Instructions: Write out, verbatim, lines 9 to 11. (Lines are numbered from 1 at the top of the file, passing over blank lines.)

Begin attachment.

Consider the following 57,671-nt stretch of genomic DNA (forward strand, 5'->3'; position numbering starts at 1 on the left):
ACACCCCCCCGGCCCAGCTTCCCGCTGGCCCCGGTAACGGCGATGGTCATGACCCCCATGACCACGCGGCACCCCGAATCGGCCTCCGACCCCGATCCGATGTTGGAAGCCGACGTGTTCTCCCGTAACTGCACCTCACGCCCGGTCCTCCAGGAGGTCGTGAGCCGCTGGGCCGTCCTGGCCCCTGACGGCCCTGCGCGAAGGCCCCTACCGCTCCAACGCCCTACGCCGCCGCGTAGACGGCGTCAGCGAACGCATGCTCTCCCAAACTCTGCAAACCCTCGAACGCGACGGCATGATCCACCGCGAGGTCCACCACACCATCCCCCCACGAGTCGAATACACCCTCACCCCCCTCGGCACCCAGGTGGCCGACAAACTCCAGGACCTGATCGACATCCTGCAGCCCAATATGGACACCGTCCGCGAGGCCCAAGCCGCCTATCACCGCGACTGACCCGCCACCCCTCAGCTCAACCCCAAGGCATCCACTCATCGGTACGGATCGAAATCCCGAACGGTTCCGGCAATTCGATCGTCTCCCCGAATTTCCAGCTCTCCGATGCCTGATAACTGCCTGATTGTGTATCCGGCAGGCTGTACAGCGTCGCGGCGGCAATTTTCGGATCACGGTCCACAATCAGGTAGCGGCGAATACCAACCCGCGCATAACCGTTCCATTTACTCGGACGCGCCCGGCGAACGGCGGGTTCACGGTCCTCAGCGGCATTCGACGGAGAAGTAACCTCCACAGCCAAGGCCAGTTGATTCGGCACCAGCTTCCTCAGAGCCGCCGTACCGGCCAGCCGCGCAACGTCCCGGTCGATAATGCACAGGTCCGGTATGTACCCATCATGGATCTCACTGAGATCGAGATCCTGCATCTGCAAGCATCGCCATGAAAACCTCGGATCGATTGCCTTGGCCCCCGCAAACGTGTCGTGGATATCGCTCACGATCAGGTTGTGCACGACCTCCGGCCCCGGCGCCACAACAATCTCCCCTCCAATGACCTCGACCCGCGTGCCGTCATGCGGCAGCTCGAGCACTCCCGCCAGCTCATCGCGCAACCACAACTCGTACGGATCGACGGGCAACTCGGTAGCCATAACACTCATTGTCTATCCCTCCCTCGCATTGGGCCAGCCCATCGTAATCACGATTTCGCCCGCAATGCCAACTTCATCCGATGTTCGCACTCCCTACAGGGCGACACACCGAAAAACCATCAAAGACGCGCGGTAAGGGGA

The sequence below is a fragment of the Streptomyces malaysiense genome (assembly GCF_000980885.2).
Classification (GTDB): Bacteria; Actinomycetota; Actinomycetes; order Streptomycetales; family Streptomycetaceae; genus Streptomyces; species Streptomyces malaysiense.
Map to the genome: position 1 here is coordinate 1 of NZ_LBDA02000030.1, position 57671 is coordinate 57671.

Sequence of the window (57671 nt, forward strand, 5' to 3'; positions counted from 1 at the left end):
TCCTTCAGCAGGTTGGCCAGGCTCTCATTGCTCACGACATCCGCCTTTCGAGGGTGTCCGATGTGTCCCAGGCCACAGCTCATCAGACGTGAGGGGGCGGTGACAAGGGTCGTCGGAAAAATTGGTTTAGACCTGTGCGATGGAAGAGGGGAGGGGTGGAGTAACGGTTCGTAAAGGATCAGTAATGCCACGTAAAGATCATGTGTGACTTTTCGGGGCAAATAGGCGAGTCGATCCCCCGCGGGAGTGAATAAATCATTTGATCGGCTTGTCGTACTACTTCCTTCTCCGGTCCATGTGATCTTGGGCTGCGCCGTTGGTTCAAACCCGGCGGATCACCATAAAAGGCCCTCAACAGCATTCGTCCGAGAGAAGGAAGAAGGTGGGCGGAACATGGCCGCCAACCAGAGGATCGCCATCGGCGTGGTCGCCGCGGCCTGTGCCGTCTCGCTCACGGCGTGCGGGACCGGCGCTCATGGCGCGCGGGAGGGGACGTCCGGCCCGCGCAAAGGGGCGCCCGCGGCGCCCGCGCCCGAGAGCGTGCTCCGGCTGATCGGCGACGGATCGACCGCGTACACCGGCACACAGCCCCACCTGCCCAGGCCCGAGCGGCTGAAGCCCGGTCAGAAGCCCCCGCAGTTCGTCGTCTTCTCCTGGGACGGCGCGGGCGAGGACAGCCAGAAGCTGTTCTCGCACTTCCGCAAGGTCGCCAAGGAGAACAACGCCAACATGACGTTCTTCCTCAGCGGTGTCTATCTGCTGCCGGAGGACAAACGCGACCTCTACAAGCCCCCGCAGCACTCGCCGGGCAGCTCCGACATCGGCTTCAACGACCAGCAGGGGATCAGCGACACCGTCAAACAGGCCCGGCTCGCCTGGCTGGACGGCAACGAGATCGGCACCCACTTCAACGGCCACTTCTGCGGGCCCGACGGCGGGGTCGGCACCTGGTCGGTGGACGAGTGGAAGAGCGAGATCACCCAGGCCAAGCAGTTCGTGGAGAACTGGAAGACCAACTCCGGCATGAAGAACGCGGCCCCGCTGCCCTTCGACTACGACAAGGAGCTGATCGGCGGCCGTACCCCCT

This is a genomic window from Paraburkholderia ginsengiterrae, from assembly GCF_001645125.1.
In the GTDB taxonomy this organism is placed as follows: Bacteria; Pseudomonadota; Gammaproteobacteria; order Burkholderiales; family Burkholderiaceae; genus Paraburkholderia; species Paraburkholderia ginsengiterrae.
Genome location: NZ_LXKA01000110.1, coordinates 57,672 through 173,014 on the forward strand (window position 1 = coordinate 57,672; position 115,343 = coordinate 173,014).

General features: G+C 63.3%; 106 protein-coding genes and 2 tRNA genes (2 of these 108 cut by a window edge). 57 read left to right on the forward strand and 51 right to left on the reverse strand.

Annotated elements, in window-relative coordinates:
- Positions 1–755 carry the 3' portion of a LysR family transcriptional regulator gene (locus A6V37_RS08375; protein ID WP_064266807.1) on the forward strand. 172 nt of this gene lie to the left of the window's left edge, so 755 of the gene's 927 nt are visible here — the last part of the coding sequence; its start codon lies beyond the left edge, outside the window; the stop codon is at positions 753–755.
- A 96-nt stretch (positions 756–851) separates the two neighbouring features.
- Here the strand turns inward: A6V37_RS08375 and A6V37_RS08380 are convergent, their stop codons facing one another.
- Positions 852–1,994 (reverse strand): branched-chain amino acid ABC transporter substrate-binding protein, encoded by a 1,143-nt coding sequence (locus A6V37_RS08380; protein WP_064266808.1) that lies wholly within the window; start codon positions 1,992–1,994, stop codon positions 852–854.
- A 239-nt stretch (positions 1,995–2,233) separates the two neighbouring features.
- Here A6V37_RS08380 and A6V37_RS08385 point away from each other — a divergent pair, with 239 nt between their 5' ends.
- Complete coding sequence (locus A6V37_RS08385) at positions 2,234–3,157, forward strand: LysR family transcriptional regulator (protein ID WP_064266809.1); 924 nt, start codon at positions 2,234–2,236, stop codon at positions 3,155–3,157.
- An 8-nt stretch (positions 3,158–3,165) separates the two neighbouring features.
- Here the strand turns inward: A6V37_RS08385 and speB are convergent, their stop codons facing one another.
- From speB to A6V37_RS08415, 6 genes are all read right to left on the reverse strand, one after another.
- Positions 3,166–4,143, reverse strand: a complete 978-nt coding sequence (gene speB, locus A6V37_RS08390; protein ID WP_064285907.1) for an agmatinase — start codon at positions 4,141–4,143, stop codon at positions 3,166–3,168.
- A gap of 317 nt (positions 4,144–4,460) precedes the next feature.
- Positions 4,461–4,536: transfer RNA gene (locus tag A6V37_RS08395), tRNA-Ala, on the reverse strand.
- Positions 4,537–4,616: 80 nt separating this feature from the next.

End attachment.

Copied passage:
In the GTDB taxonomy this organism is placed as follows: Bacteria; Pseudomonadota; Gammaproteobacteria; order Burkholderiales; family Burkholderiaceae; genus Paraburkholderia; species Paraburkholderia ginsengiterrae.
Genome location: NZ_LXKA01000110.1, coordinates 57,672 through 173,014 on the forward strand (window position 1 = coordinate 57,672; position 115,343 = coordinate 173,014).

General features: G+C 63.3%; 106 protein-coding genes and 2 tRNA genes (2 of these 108 cut by a window edge). 57 read left to right on the forward strand and 51 right to left on the reverse strand.